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Tweeting Tins, Funfzehn

Karl Popper wanted to argue W into silence, wanted to "win" the confrontation that instantly became known as "the poker incident."   The authors of  Wittgenstein's Poker suggest that W quickly left-- in disgust rather than defeat. As for grabbing the poker, most think that W was not likely to have hit anyone with it, though he did manage to appear threatening to the guest, since Popper made a joke of the threat.  W would often calm himself it seems, or attempt to make his points clearer, by grasping a solid object.

Who won?  Nobody.  It was a confrontation of disjoint sets. 

For my 2 quasi- regular commentators(if you read all this), let me say I applaud your endurance! Though it must seem that I have a W obsession that will never end: a) I do not b) it will be a finite quest. I guess what I am trying to do is evolve a personal grammar from pieces of logic (Russell) and "ordinary language" analysis ala Wittgenstein instead of studying standard high school grammar books that cannot effectively help me parse the sentences of John Crowley. The purpose of this study is to learn to decode and encode sentences of "overloaded" content. Clear?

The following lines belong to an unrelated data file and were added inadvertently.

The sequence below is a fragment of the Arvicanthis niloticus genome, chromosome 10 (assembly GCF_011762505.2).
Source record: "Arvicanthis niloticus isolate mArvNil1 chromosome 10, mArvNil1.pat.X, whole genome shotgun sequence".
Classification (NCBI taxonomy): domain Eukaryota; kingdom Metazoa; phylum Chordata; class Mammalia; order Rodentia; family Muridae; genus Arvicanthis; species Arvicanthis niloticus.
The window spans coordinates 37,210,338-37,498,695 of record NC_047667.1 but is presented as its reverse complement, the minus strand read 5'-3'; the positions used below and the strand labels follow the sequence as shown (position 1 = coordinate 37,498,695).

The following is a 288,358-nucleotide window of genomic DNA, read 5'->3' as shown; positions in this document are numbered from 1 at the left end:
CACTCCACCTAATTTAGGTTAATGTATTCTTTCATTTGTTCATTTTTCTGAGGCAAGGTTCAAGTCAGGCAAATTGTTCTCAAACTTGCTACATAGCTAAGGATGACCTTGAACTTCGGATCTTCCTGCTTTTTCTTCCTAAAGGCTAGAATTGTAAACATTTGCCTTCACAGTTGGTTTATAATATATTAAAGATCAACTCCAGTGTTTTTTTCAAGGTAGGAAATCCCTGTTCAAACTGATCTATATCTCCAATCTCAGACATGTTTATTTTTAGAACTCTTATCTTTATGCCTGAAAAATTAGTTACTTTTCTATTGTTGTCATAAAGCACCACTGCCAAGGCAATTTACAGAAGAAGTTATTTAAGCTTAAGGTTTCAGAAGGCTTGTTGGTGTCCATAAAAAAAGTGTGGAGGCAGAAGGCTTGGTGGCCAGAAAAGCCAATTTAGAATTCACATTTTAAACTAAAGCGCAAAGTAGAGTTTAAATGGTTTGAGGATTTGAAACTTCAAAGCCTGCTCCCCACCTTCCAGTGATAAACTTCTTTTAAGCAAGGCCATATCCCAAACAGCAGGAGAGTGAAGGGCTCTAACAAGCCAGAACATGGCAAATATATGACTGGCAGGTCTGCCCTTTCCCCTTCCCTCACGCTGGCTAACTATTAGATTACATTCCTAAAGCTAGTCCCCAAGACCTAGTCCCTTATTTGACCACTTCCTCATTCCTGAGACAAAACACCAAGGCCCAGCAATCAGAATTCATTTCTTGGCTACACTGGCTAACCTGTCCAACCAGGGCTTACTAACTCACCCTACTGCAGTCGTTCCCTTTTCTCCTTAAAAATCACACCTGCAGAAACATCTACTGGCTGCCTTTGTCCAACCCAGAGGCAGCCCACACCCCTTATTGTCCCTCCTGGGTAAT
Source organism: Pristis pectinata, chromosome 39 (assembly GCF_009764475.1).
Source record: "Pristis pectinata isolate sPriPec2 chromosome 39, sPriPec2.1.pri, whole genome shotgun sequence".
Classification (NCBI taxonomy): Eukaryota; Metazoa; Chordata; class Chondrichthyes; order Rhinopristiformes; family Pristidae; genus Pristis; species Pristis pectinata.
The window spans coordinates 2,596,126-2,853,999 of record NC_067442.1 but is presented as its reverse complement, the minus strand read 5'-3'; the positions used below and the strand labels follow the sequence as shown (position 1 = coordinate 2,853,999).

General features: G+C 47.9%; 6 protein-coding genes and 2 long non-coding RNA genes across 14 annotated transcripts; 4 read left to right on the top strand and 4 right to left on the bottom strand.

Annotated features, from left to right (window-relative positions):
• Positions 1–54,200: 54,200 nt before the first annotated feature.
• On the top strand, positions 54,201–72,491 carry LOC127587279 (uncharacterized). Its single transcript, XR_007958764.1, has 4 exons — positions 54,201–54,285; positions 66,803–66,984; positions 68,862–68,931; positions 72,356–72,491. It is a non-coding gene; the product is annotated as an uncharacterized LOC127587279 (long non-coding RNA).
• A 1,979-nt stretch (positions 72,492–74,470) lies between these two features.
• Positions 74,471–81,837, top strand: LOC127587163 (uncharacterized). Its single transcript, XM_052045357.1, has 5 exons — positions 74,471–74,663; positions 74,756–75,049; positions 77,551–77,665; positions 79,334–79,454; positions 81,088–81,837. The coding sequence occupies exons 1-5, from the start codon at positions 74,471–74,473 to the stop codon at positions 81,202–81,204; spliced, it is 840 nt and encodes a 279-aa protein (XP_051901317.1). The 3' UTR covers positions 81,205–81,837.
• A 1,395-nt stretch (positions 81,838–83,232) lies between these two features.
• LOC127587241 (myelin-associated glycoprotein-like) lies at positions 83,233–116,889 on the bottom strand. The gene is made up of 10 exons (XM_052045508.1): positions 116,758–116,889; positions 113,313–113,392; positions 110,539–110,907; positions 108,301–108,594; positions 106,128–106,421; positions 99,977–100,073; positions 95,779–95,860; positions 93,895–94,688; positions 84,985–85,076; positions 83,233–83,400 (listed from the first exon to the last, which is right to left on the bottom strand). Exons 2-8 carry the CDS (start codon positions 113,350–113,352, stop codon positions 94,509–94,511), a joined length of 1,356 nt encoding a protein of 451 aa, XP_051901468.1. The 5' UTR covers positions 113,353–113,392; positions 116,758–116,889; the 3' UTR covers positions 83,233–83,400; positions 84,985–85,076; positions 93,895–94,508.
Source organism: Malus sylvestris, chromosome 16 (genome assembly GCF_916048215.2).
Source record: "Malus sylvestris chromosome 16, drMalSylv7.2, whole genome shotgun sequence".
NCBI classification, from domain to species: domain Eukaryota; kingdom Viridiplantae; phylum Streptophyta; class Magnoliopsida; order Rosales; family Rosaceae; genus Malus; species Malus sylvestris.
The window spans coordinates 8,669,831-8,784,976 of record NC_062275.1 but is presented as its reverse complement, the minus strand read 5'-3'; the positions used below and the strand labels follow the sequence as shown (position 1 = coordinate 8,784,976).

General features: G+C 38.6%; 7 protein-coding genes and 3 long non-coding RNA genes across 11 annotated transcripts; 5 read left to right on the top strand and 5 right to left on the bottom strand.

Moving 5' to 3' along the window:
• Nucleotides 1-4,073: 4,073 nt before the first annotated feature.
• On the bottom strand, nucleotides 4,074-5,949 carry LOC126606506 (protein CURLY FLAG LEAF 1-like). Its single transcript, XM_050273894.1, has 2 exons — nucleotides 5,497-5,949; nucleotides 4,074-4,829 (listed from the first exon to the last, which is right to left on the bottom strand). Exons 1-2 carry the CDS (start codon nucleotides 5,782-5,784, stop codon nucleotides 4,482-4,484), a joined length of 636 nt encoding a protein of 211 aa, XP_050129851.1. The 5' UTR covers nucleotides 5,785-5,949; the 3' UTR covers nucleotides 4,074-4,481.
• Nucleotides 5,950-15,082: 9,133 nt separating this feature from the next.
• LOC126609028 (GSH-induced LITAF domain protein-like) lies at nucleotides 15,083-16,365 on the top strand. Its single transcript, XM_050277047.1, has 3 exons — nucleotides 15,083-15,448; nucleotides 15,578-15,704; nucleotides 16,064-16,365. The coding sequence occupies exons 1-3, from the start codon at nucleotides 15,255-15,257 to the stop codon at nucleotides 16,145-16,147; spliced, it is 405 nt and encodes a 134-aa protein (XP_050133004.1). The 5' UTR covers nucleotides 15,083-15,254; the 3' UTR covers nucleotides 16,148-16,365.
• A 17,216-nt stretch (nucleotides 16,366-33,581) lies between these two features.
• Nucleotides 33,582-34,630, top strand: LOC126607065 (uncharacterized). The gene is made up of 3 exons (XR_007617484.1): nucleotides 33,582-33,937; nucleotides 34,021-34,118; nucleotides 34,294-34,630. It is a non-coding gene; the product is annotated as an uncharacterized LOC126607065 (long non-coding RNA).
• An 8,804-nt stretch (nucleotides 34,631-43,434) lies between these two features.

I quote W's introduction to the Investigations by way of apology: "I should not like my writing to spare other people the trouble of thinking. But, if possible, to stimulate someone to thoughts of his own."

My Oxford Companion to Philosophy notes that Popper expressed his ideas "not always with a great subtlety of argument."  Still Popper's writing about the Open Society and his championing of a "philosophy of science" made Popper more celebrated in 1946 than Wittgenstein, who's ideas did not penetrate initially far beyond the Cambridge philosophy circle until the later publishing of his Investigations.  It is noted that neither philosophy was able to master what is commonly known as "British understatement."

It seems likely that Russell asked Popper to change his paper name to "Are There Problems of Philosophy?" and hoped that Popper could influence the crowd to engage in some "old style" philosophy for a change. He himself had written on the "Problems of Philosophy" earlier in his career.

Time to put W in his Place.

That sounds "swaggerish" but I do not mean to put him a "low" place at all. What I mean by "his place" is merely that it is chez W.  And where on earth, if it is on earth, is that?